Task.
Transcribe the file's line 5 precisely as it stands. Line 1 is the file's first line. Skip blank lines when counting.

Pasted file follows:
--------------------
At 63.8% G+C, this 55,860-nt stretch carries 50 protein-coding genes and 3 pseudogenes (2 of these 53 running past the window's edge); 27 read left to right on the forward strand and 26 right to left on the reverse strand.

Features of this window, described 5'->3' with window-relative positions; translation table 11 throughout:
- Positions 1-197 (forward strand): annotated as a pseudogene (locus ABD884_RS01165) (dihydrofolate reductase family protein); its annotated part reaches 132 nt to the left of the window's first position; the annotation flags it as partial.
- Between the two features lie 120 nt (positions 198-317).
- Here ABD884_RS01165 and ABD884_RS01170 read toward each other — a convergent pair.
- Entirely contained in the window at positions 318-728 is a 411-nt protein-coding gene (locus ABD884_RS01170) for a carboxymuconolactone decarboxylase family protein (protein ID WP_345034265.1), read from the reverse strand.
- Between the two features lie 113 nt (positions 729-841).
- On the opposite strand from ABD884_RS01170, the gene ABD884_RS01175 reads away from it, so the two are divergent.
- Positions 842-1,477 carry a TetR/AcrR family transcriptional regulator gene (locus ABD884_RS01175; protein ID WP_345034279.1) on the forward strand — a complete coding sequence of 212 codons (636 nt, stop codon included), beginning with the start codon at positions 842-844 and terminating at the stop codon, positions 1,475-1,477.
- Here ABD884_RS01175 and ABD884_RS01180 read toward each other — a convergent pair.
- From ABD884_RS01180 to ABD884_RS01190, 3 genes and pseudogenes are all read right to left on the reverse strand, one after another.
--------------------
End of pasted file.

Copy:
- Here ABD884_RS01165 and ABD884_RS01170 read toward each other — a convergent pair.